The original European colonists came to America for one of two reasons: to gain profit, or to escape persecution. As a result of those factors, America is built on prosperity and inclusion. We’re not doing too well on prosperity, and we’re rapidly losing out on inclusion as well.

Here’s one point that I have yet to hear in the immigration debate. We’ve had large waves of immigration from specific cultural groups in the past. Irish, Italian, Eastern European, and other places in the 19th Century, and in more recent years from China, Japan, Vietnam, India, and Pakistan – to name a few. And, apocryphal as this point might be, with every culture to whom we’ve opened our doors, those immigrants settled, raised families, and in very short order, with the help of our government and their neighbors, those immigrants became contributors to our American society, and the nation as a whole benefited from their contribution.

Folks, when we let immigrants in and helped them succeed, we, as a nation, have never struck out. Maybe it’s time that we let history, and our better angels, be our guide on this one too.

7 comments:

Anonymous said...

I always love the "health care" side of this argument. Very few communicable diseases - major or minor - are isolated to only attacking certain races of people. So, if you've got brown people who are sick, then you are going to have white and black people getting sick, too.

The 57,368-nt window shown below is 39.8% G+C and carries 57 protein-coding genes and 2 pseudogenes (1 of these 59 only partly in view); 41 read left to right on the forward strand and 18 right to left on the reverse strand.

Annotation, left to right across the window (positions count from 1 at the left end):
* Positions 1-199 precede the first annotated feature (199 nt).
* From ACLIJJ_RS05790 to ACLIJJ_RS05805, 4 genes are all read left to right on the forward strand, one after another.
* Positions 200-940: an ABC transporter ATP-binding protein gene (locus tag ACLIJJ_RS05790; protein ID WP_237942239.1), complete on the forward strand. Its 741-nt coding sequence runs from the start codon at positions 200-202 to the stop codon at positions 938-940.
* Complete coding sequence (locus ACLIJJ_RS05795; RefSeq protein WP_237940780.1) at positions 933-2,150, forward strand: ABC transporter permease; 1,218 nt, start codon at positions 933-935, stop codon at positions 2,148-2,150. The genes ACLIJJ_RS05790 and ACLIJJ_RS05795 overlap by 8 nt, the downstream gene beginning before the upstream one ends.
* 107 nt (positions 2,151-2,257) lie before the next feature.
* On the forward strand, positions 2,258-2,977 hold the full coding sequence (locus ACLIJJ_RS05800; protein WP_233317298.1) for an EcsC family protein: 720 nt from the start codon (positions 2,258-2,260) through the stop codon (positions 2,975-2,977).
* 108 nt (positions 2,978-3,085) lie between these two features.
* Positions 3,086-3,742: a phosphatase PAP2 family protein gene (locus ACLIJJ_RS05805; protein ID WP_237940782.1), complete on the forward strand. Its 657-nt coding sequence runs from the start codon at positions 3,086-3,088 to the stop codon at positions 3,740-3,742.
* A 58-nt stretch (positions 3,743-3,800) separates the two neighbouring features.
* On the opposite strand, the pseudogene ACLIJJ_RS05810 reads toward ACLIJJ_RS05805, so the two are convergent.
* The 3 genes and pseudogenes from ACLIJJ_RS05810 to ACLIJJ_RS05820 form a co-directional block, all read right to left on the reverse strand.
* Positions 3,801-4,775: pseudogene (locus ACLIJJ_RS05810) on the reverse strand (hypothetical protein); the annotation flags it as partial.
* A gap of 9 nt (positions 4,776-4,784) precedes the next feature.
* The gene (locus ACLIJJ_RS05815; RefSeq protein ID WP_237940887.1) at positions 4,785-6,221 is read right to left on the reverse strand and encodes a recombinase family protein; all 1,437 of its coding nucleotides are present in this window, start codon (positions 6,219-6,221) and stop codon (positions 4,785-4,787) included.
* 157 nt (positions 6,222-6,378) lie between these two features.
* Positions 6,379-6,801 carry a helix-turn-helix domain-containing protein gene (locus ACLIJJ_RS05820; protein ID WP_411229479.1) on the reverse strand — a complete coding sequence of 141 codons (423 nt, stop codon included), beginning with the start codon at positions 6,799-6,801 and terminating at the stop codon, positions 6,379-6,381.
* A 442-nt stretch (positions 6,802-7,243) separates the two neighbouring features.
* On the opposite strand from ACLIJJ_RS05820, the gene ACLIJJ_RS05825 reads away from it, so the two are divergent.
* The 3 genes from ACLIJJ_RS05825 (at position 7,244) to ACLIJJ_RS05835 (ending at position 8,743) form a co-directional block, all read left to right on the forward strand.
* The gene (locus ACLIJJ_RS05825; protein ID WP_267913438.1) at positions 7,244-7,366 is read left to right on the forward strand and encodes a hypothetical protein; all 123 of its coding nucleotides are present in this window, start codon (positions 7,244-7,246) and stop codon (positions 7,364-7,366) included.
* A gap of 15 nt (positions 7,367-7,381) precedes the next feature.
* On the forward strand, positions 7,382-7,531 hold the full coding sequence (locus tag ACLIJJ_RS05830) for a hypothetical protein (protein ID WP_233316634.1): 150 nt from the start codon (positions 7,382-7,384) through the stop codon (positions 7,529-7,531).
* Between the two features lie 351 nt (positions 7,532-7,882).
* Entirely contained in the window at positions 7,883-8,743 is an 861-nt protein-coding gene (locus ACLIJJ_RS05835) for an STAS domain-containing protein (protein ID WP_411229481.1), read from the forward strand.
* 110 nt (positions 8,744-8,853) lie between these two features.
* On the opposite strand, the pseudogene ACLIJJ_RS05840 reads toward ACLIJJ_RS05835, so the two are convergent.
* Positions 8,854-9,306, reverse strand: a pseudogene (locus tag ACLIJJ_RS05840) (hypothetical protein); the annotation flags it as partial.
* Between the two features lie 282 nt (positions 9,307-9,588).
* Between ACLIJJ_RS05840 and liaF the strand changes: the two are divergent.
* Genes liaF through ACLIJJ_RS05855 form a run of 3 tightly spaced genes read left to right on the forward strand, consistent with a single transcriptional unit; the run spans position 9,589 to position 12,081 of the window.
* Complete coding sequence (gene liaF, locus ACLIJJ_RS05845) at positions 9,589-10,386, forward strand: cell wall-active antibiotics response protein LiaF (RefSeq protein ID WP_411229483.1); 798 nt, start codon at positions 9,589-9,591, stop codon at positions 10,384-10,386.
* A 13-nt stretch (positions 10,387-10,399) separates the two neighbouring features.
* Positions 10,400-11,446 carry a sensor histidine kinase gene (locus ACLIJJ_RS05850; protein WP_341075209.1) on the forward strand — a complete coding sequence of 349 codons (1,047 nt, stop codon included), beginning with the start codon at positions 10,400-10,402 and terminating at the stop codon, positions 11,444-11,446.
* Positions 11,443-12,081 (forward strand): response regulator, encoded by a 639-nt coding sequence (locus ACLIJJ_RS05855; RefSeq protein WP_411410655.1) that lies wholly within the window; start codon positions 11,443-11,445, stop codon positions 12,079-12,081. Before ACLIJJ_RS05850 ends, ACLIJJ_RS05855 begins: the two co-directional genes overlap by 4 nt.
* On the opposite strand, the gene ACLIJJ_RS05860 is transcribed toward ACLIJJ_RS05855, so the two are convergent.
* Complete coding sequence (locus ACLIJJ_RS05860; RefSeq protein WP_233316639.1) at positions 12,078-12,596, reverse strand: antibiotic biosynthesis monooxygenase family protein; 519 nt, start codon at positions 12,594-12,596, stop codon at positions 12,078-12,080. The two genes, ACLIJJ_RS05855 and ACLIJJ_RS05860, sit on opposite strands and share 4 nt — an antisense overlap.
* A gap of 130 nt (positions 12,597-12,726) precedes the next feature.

It's like you said, they are here and we can't deport all of them so, I would prefer that illegal immigrants be healthy (as well as educated) than sick (and/or ignorant).

Denying health care to any person in the world is something we should all be very, very ashamed about. It's also very dangerous to the whole population.

Publius said...

To be honest, I wasn't even thinking about communicable diseases. I was thinking about broken arms, flus, kidney infections and stuff like that, but from a public health standpoint, which I didn't even think about addressing, you make a great point, and I don't think I've heard many people, or any people, bring that up.

Props.

Ned said...

There is a reason all of us got immunization shots when we were children - yet we have no idea what diseases illegal immigrants may be carrying. Could we be making it easier for a disease like TB to mutilate by allowing unimmunized illegal immigrants to work with immunized Americans?

I don't mind immigrants living here as I am essentially one myself. However, I do have a problem with the fact that we don't know who is here. Having an undocumented, uncounted population as part of our society seems foolish in the information age.

DoubleDawgDareYa said...

Yes, and the only way any substantial portion of the "undocumented" will be "documented" is by making the citizenship process less arcane. The more we "crack down" on illegal immigration, the more we assure ourselves that most of the undocumented will stay that way.

I gotta say great job to my co-editor, btw.